Fashion as we know it is changing. Consumers are becoming more aware of the negative implications of the industry as a whole (not just fast fashion), and more and more brands are jumping on the sustainability bandwagon in order to satisfy the need for ‘green fashion’. Aiming to be a more "conscious" brand ourselves, we understand the need to walk the walk (rather than just talk the talk), by making our whole business model - from materials to manufacturing - more environmentally friendly. One of the many ways we’ve managed to achieve this goal is by sourcing a high-quality, recycled fabric named Econyl to bring our designs to life. As such, we want to champion the ways other sustainable brands also paving the way for a reformed fashion industry, by using recycled materials (such as plastic bottles) to create something new, creative and luxurious. Welcome to the era of Trashion - where waste meets regeneration.
Born in Stockholm, Charlotte Bialas moved to Paris in the 70s in pursuit of a career in fashion, setting up her eponymous label in the heart of St Germain in the 90s. Now, Charlotte Bialas creates womenswear using patterned silk off-cuts from some of fashion’s elite houses, creating luxurious garments that have helped reduce fashion waste by saving high-quality scraps destined for landfill.
‘Eco-friendly and ethically made’ is the Organic Basics motto - a Danish mens and womenswear brand based in Copenhagen. Creating clothes that are made to last, this minimalist brand creates easy-to-wear basics that blend simplicity with high functionality. Organic Basics is so committed to reducing environmental impact that they allow customers to buy climate credits through their website, which go towards offsetting carbon in developing countries. So, you can easily offset an international flight or your day-to-day activities easily.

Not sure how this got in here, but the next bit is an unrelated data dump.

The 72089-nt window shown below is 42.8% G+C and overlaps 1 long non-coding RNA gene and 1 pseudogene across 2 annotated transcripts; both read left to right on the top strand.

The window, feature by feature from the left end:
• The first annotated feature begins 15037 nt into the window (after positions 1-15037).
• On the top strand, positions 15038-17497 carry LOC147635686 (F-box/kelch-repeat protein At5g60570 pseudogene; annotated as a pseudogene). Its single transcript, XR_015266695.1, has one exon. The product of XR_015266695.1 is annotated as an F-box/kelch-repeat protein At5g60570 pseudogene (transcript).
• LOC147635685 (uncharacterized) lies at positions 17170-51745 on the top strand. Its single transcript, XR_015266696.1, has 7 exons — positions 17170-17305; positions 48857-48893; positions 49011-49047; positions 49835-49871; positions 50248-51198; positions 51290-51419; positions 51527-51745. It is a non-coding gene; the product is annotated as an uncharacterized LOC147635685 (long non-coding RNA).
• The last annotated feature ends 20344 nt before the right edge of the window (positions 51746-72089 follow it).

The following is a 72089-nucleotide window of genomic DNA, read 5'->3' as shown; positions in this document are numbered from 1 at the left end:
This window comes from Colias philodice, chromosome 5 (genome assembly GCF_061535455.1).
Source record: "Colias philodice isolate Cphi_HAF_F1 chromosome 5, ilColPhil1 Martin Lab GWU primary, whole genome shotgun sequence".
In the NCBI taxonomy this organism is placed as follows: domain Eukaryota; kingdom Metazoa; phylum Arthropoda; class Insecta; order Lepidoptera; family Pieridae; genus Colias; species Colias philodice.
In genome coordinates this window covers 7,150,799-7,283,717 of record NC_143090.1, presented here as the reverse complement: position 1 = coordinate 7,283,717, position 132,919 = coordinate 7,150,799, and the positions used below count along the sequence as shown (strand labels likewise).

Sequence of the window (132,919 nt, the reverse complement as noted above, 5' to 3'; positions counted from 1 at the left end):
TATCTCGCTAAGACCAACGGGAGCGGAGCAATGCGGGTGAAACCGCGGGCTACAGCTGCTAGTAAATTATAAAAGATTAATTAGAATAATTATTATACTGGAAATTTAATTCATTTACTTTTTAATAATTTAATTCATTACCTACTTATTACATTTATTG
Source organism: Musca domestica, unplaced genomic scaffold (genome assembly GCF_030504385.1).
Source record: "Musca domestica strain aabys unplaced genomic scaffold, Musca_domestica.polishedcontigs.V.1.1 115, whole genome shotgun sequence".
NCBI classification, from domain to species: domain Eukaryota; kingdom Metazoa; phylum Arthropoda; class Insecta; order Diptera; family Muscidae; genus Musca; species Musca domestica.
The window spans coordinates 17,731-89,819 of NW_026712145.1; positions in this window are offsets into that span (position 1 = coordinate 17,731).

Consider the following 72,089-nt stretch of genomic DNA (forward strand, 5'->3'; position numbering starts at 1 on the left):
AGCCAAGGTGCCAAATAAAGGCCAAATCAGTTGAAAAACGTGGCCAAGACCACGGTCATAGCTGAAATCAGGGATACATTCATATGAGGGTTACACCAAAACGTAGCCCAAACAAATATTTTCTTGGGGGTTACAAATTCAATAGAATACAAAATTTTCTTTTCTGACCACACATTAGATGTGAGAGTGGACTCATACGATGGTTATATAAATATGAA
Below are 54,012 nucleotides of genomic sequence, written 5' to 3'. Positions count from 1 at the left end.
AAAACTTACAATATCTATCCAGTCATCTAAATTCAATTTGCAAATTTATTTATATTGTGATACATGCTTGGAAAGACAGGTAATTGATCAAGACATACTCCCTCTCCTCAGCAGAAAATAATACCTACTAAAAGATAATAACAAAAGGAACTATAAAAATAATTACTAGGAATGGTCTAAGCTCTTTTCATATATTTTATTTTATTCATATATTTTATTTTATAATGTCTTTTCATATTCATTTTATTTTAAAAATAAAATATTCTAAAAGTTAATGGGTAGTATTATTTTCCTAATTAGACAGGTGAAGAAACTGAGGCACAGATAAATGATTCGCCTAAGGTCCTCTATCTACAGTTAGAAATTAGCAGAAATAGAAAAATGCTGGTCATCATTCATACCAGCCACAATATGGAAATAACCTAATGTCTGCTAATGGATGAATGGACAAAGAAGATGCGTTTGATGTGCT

Created by American designer, Karen Glass, Ø’s commitment to zero-waste is second to none. By designing womenswear around the values of being mindful towards the environment and accountability of actions that affect the world around us, Ø has managed to build a sustainable production model that reuses all fabric scraps to create new clothes, as part of visual art, or to create locally hand-made paper.
Sustainable womenswear brand, Dagny, was born from the founder, Christina Castle’s frustration at the sheer amount of waste produced by the fashion industry. The word dagny means ‘new day’ in Swedish - a theme of new beginnings that’s carried through each colourful collection. Crafted from surplus fabrics or eco-friendly materials such as Tencel, Dagny’s dresses are colourful, stylish and design-led without compromising on sustainability.
A zero-waste business model was always a non-negotiable for this Brussels-based label; innovating their own pattern drafting system in order to ensure not a single scrap of fabric ends up on the cutting room floor. This special technique measures out fabric into rectangles of differing sizes, that fit together like a grid - the design is then finished on a model directly to ensure both the fluidity of the finished piece but also a garment that has produced no excess fabric waste.
Branding themselves as ‘the only sustainable hosiery brand’ in the market, Swedish Stockings backs up its big claims by using solar power and renewable energy to power its production, purifying production water for reuse and using only recycled and sustainable materials. Pre and post-consumer nylon waste (everything from fishing nets to clothing and carpets) form the basis for these high-quality tights, and Swedish Stockings even has its own recycling club, giving a discount when you send them three old stockings (from any brand) to recycle.
Founded in 2009 with a strong ethos for helping the planet (#thereisnoplanetb is their hashtag), Ecoalf is a Spanish fashion brand with a hope for a greener future. Recycled plastic bottles are the materials of choice for Ecoalf, with over 200 million tons of plastic recycled since its inception. These plastic bottles are mostly upcycled from the ocean floor and so not only do they provide a zero-waste material for their collections, but also contribute to Ecoalf’s ocean clear up initiatives in Spain and Thailand.